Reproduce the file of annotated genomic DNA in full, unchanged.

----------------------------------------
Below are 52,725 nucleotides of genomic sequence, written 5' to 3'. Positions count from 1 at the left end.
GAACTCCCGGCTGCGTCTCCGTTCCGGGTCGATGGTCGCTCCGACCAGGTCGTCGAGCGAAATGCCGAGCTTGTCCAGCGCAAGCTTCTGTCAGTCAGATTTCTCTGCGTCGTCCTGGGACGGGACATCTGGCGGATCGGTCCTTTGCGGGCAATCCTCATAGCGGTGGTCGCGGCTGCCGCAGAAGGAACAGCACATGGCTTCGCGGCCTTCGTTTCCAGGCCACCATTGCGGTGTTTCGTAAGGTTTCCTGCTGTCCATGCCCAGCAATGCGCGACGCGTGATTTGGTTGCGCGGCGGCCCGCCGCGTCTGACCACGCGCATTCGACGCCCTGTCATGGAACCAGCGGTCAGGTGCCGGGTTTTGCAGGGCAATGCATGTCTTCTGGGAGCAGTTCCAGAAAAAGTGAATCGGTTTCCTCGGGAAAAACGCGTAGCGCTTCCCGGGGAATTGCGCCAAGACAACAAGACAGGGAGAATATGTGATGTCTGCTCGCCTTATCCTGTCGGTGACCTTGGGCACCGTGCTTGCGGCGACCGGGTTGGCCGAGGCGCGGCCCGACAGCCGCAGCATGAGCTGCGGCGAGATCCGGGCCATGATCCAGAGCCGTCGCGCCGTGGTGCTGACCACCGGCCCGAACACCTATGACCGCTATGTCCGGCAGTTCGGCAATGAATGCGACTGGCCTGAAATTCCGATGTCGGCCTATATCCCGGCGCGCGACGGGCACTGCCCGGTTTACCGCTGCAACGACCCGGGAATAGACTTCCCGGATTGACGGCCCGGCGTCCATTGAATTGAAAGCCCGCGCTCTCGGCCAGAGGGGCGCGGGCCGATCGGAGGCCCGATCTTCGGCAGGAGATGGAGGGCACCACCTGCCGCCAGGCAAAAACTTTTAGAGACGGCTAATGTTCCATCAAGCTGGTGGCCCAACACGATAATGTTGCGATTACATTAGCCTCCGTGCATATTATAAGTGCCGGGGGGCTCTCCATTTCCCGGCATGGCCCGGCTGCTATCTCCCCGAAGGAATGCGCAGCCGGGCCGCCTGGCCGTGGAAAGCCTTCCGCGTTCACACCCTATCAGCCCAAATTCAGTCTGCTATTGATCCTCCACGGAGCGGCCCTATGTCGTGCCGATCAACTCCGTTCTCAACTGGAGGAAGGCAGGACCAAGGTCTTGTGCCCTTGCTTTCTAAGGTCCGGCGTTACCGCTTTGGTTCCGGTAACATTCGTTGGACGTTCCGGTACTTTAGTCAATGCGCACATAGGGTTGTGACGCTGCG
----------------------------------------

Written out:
Below are 52,725 nucleotides of genomic sequence, written 5' to 3'. Positions count from 1 at the left end.
GAACTCCCGGCTGCGTCTCCGTTCCGGGTCGATGGTCGCTCCGACCAGGTCGTCGAGCGAAATGCCGAGCTTGTCCAGCGCAAGCTTCTGTCAGTCAGATTTCTCTGCGTCGTCCTGGGACGGGACATCTGGCGGATCGGTCCTTTGCGGGCAATCCTCATAGCGGTGGTCGCGGCTGCCGCAGAAGGAACAGCACATGGCTTCGCGGCCTTCGTTTCCAGGCCACCATTGCGGTGTTTCGTAAGGTTTCCTGCTGTCCATGCCCAGCAATGCGCGACGCGTGATTTGGTTGCGCGGCGGCCCGCCGCGTCTGACCACGCGCATTCGACGCCCTGTCATGGAACCAGCGGTCAGGTGCCGGGTTTTGCAGGGCAATGCATGTCTTCTGGGAGCAGTTCCAGAAAAAGTGAATCGGTTTCCTCGGGAAAAACGCGTAGCGCTTCCCGGGGAATTGCGCCAAGACAACAAGACAGGGAGAATATGTGATGTCTGCTCGCCTTATCCTGTCGGTGACCTTGGGCACCGTGCTTGCGGCGACCGGGTTGGCCGAGGCGCGGCCCGACAGCCGCAGCATGAGCTGCGGCGAGATCCGGGCCATGATCCAGAGCCGTCGCGCCGTGGTGCTGACCACCGGCCCGAACACCTATGACCGCTATGTCCGGCAGTTCGGCAATGAATGCGACTGGCCTGAAATTCCGATGTCGGCCTATATCCCGGCGCGCGACGGGCACTGCCCGGTTTACCGCTGCAACGACCCGGGAATAGACTTCCCGGATTGACGGCCCGGCGTCCATTGAATTGAAAGCCCGCGCTCTCGGCCAGAGGGGCGCGGGCCGATCGGAGGCCCGATCTTCGGCAGGAGATGGAGGGCACCACCTGCCGCCAGGCAAAAACTTTTAGAGACGGCTAATGTTCCATCAAGCTGGTGGCCCAACACGATAATGTTGCGATTACATTAGCCTCCGTGCATATTATAAGTGCCGGGGGGCTCTCCATTTCCCGGCATGGCCCGGCTGCTATCTCCCCGAAGGAATGCGCAGCCGGGCCGCCTGGCCGTGGAAAGCCTTCCGCGTTCACACCCTATCAGCCCAAATTCAGTCTGCTATTGATCCTCCACGGAGCGGCCCTATGTCGTGCCGATCAACTCCGTTCTCAACTGGAGGAAGGCAGGACCAAGGTCTTGTGCCCTTGCTTTCTAAGGTCCGGCGTTACCGCTTTGGTTCCGGTAACATTCGTTGGACGTTCCGGTACTTTAGTCAATGCGCACATAGGGTTGTGACGCTGCG